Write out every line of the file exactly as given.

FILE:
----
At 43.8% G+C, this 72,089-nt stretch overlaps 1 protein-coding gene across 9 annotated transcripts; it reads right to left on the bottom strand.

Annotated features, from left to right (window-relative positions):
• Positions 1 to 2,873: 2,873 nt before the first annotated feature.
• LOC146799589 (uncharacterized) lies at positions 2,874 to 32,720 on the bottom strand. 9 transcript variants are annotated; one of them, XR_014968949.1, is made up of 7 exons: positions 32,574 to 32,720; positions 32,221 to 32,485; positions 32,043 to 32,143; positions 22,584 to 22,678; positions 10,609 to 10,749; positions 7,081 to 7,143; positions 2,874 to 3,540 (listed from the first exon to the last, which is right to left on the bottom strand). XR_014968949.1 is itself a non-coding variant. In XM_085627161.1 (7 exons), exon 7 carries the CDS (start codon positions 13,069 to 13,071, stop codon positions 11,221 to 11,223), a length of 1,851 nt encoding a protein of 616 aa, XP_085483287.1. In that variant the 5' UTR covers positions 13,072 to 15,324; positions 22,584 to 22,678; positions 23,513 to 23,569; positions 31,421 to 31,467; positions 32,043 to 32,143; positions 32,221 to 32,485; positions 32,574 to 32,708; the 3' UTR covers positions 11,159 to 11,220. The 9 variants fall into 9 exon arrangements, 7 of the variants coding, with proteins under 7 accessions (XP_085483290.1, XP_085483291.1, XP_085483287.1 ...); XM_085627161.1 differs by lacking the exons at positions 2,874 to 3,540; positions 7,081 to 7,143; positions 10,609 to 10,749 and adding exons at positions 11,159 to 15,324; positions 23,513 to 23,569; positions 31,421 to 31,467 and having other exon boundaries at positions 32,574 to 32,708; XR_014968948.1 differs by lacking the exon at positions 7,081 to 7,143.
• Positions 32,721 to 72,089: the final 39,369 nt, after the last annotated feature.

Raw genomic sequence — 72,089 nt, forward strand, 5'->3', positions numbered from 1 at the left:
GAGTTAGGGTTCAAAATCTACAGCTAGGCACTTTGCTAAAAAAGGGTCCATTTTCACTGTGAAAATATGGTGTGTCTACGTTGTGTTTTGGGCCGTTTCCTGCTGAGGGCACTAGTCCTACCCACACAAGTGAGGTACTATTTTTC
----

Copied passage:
At 43.8% G+C, this 72,089-nt stretch overlaps 1 protein-coding gene across 9 annotated transcripts; it reads right to left on the bottom strand.

Annotated features, from left to right (window-relative positions):
• Positions 1 to 2,873: 2,873 nt before the first annotated feature.
• LOC146799589 (uncharacterized) lies at positions 2,874 to 32,720 on the bottom strand. 9 transcript variants are annotated; one of them, XR_014968949.1, is made up of 7 exons: positions 32,574 to 32,720; positions 32,221 to 32,485; positions 32,043 to 32,143; positions 22,584 to 22,678; positions 10,609 to 10,749; positions 7,081 to 7,143; positions 2,874 to 3,540 (listed from the first exon to the last, which is right to left on the bottom strand). XR_014968949.1 is itself a non-coding variant. In XM_085627161.1 (7 exons), exon 7 carries the CDS (start codon positions 13,069 to 13,071, stop codon positions 11,221 to 11,223), a length of 1,851 nt encoding a protein of 616 aa, XP_085483287.1. In that variant the 5' UTR covers positions 13,072 to 15,324; positions 22,584 to 22,678; positions 23,513 to 23,569; positions 31,421 to 31,467; positions 32,043 to 32,143; positions 32,221 to 32,485; positions 32,574 to 32,708; the 3' UTR covers positions 11,159 to 11,220. The 9 variants fall into 9 exon arrangements, 7 of the variants coding, with proteins under 7 accessions (XP_085483290.1, XP_085483291.1, XP_085483287.1 ...); XM_085627161.1 differs by lacking the exons at positions 2,874 to 3,540; positions 7,081 to 7,143; positions 10,609 to 10,749 and adding exons at positions 11,159 to 15,324; positions 23,513 to 23,569; positions 31,421 to 31,467 and having other exon boundaries at positions 32,574 to 32,708; XR_014968948.1 differs by lacking the exon at positions 7,081 to 7,143.
• Positions 32,721 to 72,089: the final 39,369 nt, after the last annotated feature.

Raw genomic sequence — 72,089 nt, forward strand, 5'->3', positions numbered from 1 at the left:
GAGTTAGGGTTCAAAATCTACAGCTAGGCACTTTGCTAAAAAAGGGTCCATTTTCACTGTGAAAATATGGTGTGTCTACGTTGTGTTTTGGGCCGTTTCCTGCTGAGGGCACTAGTCCTACCCACACAAGTGAGGTACTATTTTTC